Who is to say, perhaps the Sandlers are also looking forward and believe property values are precarious and now would be a good time to “hit the silk.”
August 19, 2006 at 3:07 PM #32419
tickets, how do you turn one mortgage into layers of various credit ratings? How can a $400K mortgage be broken into a $100K AAA MBS, a $100K AA MBS, a $100K C MBS and a $100K D rated MBS? These are just numbers I’m making up. Who buys the C and D tranches? Who insures them, who pays for the insurance, and who will be left holding the back when the mortgage isn’t paid? If the owner is upside down, who pays off the MBS? I suppose the upper levels get paid off first.
August 19, 2006 at 3:57 PM #32428AnonymousGuest
powayseller, I will also be interested in tickets’ response. I know there are infinite ways to construct derivatives to underlying securities, including ones that act like mortgage insurance. What I can’t understand is how there would be sufficient return from the security to allow returns from all the tranches from some of these mortgage products, unless the risk is (to me) being underpriced. I’d also like a referral to a site that talks about rating factors for mbs. Does no-doc originating status affect the rating? What’s the differential for a (junior) purchase second? Do recourse and non-recourse loans carry different risk factors, and when this is a legal issue did it affect the price of mortages in the relevant jurisdictions? What kind of bundling is being allowed in AAA and AA mortgages? Does this mean that low-risk borrowers are subsidizing higher risk borrowers?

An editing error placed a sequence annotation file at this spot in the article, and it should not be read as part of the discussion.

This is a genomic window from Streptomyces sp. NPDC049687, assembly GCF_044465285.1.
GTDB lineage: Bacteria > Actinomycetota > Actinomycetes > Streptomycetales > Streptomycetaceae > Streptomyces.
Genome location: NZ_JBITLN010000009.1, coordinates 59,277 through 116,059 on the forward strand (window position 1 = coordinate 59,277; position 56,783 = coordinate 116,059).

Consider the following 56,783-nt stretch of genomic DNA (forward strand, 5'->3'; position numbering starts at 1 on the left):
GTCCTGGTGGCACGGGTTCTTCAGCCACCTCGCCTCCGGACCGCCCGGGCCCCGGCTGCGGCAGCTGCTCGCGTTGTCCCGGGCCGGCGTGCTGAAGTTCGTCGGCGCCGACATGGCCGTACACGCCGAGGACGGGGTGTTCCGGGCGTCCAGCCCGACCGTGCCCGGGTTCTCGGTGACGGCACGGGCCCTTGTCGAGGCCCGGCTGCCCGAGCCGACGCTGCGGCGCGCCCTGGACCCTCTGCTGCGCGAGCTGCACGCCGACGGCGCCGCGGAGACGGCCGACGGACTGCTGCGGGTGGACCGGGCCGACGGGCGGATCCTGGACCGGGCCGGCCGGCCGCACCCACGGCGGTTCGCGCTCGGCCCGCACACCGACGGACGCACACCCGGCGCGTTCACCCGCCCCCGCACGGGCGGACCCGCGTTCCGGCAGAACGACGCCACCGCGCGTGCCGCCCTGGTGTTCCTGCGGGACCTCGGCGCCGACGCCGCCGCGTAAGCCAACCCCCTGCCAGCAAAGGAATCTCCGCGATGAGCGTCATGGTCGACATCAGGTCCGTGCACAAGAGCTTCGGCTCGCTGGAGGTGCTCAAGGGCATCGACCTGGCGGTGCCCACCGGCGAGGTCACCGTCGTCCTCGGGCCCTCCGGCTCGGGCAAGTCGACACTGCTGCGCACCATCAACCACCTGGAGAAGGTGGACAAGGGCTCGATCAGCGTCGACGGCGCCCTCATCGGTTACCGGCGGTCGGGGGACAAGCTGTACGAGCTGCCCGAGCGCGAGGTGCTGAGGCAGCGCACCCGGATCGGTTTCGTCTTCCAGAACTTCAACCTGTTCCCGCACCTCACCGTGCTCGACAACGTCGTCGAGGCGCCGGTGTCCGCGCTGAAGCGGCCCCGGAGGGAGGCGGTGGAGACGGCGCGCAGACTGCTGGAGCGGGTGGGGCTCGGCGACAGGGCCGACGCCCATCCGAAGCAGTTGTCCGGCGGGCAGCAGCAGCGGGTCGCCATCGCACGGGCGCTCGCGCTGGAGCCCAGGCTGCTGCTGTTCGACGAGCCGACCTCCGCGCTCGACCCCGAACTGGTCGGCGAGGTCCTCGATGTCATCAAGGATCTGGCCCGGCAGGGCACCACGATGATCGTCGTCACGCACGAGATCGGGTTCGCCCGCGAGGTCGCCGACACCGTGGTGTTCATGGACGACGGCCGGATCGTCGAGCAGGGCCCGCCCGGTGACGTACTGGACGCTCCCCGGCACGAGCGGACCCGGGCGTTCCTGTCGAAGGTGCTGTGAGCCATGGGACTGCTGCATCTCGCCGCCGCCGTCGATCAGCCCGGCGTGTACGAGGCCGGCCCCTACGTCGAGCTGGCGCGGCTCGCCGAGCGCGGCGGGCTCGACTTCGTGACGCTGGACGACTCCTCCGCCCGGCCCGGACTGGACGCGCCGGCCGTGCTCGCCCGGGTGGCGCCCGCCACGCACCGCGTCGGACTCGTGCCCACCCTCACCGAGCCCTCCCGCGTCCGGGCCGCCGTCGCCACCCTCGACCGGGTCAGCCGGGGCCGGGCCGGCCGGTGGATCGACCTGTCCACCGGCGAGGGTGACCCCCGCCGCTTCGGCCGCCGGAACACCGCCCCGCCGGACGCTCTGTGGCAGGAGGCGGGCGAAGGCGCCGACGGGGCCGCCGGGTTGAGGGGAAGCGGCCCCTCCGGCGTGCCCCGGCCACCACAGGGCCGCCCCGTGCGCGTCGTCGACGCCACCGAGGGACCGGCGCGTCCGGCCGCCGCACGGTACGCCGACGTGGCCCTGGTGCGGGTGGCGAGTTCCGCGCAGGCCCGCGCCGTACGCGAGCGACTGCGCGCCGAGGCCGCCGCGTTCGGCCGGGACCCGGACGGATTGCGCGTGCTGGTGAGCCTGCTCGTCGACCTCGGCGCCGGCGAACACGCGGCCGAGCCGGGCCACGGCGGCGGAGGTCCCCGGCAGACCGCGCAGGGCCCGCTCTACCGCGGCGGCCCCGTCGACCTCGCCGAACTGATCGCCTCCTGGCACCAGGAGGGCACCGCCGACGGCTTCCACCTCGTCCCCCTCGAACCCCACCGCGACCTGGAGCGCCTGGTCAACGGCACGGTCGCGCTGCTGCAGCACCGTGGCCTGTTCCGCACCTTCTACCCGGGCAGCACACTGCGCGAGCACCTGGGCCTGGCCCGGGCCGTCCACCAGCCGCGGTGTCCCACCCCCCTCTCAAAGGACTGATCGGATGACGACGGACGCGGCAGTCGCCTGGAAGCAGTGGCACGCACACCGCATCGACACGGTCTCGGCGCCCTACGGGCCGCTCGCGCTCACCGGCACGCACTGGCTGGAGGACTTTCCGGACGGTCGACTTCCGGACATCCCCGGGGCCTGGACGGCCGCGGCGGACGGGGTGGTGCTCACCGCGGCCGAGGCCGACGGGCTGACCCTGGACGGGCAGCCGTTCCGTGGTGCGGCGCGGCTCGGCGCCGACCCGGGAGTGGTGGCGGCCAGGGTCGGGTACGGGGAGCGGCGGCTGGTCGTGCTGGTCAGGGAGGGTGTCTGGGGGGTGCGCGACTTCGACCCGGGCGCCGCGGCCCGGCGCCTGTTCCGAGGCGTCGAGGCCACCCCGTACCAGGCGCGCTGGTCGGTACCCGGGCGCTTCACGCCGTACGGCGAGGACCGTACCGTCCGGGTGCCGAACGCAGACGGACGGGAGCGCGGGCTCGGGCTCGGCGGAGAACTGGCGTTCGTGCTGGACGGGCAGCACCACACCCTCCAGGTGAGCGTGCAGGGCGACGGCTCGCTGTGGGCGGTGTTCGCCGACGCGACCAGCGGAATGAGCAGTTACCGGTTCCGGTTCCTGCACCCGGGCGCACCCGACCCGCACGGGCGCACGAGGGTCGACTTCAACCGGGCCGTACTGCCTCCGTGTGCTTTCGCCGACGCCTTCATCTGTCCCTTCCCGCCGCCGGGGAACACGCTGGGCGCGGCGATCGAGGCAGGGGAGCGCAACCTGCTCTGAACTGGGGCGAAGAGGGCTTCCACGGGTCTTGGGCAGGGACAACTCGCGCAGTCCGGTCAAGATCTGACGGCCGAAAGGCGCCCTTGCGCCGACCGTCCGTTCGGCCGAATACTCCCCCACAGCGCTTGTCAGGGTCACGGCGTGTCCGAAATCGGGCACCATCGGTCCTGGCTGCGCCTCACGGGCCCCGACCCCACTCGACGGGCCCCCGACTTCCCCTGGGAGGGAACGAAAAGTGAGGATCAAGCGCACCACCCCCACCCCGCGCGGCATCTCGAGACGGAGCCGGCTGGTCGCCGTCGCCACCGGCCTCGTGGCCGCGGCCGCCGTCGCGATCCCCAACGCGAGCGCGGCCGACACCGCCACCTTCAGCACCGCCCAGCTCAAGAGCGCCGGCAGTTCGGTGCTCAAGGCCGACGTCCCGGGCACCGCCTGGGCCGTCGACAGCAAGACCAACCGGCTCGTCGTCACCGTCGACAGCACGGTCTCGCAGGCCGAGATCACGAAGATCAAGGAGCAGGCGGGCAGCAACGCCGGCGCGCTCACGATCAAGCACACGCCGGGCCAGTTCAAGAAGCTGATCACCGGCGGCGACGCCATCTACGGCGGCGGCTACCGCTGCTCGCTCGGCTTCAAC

In addition to questions of personal investment: if the reversal becomes as severe as pessimists believe, where the money is lost (and by whom) will dictate the shape of the government bailout, if any, and it would be useful to anticipate that.
August 19, 2006 at 4:37 PM #32430
standard and poors, moodys, and fitch all have newsletters on their websites that discuss MBS ratings. No doc definitely changes the risk status. I don’t know about recourse status. But my guess is that that shows up in servicing prices. One thing I didn’t’ go into, in part because I’m a little hazy on it myself, is recoveries from defaulted loans. Not sure what you mean about “bundling” but I don’t see any obvious reason for subsidies to flow between low and high risk borrowers.
MBS is sliced and diced into tranches in thousands of different ways. I don’t know if this is still true, but at one time the Z tranche in the subprime world was fairly small and usually held by the originator, who treated it as more or less a lottery ticket (it probably will pay next to nothing, but if times are really good ….). Don’t know if this is still the case, or if Z tranches are getting sold now. The big loser if things go south in the way of a usual cycle is the mezzanine tranche holder, and the insurer. If things go way south, then the holders of the senior tranches get hit. The $64 Billion question is “who holds all these mezzanine tranches?” No one seems to know for sure, but everyone seems to think it’s hedge funds. Probably only the hedge funds and the investment banks know for sure.